ESL’s sub-contract contained a provision requiring it to comply with “all statutory requirements”, which, the court was clear, meant it was contractually required to comply with the applicable Building Regulations.
ESL argued the Building Regulations required only “adequate” resistance to the spread of fire, or water ingress, and that the works had met the threshold.
The Judge agreed with the other parties’ experts that ESL hadn’t complied with the Building Regulations both in relation to water ingress and fire safety defects, which meant it was in breach of its contractual obligations.
Failure to mitigate
While ESL wasn’t present at the trial, it had previously argued that the costs claimed by LDC were unreasonable, and LDC had failed to mitigate its loss. In particular, it argued that the remedial scheme undertaken by LDC was excessive.
The TCC said the starting point for assessing whether costs are reasonable is the costs which were actually incurred. If the works were carried out following expert advice, and there is no reason to justify departing from those costs, they will be considered reasonable.
While acknowledging the building owner’s duty to mitigate its costs, the TCC (quoting Martlet v Mulalley) was clear that the Court “will not be too critical of his choices if made as a matter of urgency or on incomplete information”.
It was not enough for ESL to argue that an alternative scheme could have been carried out at lower cost – it had to show that the remedial scheme LDC claimed for was, itself, unreasonable.
ESL argued that the remedial works resulted in LDC having a better building than it would have had but for ESL’s breach.
The TCC was clear that the Court would not deduct from damages for “betterment” where the claimant has no reasonable choice. This applies where works are required in order to “comply with legislation introduced since the original works were carried out which requires additional or enhanced standards to be met”.
The court rejected ESL’s arguments that alternative schemes could have been carried out at lower cost - especially as they had not put forward a fully designed and costed alternative, and the indications were that there was not a huge cost difference between the two approaches.
The Court put a lot of weight on the fact that LDC had taken decisions on the remedial scheme following expert advice, and agreed it was reasonable for LDC to rely on that advice.
Pass-through of settlement
Having settled LDC’s claim against it, Downing sought to pass all of its liability down to ESL (£17.65 million, plus the reasonable costs of defending the claim).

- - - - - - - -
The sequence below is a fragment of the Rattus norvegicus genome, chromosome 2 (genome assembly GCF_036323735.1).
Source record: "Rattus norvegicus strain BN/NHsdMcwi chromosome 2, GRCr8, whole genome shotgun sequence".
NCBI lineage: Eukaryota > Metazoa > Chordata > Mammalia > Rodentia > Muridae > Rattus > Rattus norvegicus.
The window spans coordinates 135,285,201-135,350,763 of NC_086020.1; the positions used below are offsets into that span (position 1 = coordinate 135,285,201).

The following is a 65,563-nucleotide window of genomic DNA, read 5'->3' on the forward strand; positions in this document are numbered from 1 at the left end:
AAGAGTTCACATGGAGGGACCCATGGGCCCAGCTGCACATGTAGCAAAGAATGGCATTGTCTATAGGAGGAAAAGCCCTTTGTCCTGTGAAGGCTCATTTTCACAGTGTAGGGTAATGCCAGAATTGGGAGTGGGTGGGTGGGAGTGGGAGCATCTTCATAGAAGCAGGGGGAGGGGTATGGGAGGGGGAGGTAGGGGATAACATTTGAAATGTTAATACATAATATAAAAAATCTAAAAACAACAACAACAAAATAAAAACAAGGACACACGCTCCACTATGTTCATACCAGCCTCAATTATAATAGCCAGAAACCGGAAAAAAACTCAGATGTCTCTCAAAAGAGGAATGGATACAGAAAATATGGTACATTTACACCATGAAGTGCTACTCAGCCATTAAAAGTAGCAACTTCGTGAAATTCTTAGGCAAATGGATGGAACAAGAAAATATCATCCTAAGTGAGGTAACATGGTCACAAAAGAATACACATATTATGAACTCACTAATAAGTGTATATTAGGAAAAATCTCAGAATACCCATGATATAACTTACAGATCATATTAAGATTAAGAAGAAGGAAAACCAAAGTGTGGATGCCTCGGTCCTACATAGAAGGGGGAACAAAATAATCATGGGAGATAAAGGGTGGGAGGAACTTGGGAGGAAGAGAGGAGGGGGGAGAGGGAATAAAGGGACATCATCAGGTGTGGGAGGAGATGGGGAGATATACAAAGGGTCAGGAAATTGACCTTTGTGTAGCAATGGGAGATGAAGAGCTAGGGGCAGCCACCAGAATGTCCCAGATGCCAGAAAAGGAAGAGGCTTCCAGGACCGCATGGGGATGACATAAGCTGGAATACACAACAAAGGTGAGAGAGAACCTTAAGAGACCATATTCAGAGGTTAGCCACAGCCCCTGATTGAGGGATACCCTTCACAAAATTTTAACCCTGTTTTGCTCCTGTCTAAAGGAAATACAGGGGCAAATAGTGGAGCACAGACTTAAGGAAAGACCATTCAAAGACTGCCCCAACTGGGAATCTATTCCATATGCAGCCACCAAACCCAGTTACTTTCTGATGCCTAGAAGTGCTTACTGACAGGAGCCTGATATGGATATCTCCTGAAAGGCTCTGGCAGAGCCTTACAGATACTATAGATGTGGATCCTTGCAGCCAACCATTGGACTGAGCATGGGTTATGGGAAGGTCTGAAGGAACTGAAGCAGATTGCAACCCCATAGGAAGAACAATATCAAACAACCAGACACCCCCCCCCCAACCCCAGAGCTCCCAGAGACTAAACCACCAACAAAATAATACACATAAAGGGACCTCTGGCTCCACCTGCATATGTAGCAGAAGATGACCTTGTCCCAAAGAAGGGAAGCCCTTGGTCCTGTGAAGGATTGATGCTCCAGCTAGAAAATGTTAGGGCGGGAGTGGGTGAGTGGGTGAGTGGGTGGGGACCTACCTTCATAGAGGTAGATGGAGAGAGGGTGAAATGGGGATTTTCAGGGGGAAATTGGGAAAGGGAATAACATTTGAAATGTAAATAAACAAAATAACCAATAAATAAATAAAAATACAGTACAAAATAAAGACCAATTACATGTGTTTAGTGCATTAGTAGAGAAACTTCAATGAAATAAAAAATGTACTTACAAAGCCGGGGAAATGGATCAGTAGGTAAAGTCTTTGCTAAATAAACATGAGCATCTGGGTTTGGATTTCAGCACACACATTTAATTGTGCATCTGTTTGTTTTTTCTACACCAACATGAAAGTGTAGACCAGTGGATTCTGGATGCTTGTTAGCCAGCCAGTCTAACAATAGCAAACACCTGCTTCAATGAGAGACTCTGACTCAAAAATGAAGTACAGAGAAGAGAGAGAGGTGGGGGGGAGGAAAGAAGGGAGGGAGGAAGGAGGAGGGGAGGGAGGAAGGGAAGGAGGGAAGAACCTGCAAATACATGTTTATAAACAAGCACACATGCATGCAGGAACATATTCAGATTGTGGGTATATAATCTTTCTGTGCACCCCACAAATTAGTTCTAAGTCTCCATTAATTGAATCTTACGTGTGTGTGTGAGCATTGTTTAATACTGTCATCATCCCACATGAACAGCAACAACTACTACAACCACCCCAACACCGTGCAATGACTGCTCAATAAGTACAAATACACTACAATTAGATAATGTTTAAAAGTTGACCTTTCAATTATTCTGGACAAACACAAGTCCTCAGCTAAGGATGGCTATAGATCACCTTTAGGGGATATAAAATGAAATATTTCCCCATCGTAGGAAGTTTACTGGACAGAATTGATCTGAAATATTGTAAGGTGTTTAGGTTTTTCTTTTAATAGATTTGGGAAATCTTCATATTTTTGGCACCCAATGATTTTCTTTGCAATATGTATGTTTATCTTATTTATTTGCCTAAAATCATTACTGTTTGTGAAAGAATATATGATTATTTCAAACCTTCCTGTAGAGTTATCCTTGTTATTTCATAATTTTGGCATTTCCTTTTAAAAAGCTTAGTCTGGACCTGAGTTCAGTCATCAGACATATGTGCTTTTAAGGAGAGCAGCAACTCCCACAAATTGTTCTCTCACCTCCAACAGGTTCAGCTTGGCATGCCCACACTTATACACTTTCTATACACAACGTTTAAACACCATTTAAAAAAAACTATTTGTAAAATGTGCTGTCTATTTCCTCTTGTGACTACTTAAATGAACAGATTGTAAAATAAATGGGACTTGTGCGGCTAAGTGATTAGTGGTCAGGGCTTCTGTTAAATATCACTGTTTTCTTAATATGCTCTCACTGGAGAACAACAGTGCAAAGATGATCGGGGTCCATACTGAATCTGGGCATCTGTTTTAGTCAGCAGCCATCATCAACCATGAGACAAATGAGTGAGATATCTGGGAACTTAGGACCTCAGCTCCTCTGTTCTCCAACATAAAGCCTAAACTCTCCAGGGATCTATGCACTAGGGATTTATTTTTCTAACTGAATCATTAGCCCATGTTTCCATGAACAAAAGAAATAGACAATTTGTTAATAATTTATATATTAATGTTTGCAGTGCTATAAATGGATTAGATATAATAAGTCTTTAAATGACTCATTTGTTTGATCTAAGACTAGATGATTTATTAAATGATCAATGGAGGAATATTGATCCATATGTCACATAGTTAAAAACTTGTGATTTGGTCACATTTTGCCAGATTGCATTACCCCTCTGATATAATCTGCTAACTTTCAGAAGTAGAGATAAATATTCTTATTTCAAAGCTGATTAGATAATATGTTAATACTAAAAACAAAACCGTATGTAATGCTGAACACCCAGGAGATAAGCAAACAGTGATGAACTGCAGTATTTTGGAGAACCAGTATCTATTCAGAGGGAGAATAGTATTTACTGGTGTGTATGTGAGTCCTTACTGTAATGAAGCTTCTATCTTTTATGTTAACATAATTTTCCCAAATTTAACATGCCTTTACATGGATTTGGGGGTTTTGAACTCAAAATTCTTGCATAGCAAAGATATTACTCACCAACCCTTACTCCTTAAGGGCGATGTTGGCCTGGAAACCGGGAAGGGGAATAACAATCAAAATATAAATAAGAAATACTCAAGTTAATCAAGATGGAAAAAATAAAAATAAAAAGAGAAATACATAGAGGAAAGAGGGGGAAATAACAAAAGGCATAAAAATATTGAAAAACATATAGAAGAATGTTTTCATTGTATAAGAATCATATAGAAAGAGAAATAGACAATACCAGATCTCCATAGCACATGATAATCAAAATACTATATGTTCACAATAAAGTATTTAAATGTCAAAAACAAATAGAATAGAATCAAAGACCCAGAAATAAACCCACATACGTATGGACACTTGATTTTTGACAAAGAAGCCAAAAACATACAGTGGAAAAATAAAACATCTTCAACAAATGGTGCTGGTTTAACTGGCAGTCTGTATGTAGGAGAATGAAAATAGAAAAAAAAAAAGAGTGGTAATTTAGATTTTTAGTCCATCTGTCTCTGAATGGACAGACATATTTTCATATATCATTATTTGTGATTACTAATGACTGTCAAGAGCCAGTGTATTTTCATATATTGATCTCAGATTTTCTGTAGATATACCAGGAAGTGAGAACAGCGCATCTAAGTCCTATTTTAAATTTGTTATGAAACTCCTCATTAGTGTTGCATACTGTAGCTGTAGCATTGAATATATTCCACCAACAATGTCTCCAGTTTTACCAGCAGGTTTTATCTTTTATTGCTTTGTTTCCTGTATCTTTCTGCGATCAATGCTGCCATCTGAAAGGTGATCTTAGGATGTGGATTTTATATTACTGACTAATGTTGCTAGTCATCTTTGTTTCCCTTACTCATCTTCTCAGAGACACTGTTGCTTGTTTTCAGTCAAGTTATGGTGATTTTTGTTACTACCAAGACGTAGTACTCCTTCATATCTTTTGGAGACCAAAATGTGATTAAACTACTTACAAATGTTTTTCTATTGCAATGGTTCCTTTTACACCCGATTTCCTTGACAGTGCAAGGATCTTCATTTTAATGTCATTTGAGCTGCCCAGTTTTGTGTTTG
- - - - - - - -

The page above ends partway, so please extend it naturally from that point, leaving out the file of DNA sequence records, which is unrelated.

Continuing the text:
The Court agreed that the defects resulted from breaches by ESL under the sub-contract, so the claim against Downing could be passed down to ESL, as their obligations were back-to-back under the main and sub-contract.
They also agreed that Dowding was right to settle LDC’s claim, as LDC would have succeeded at trial.
The only question, then, was whether the settlement sum Downing had agreed with LDC was reasonable.
The test for reasonableness was whether “the settlement was, in all the circumstances, with in the range of settlements which reasonable people in the position of the settling party might have made”.
The settlement agreed reflected parties’ experts’ views on the costs of the remedial works and, again, the court placed a lot of weight on the fact that Dowding had settled following legal advice, and that it had avoided the costs involved in a trial by doing so.
On that basis, the court decided that the settlement reached was reasonable, and Dowding, was entitled to recover amount of the settlement plus its reasonable costs in defending the claim from ESL.
The caselaw in this area is continuing to evolve, but it is clear that the TCC is taking a robust stance on the requirements of the Building Regulations, and rejecting any argument that common use of unsafe cladding renders it reasonable.
These cases also show that, where building owners have acted urgently, and on expert advice, it will be very difficult for contractors to challenge the costs incurred as unreasonable.
Authored by Paul Tonkin, Lucy Redman, and Megan Stewart.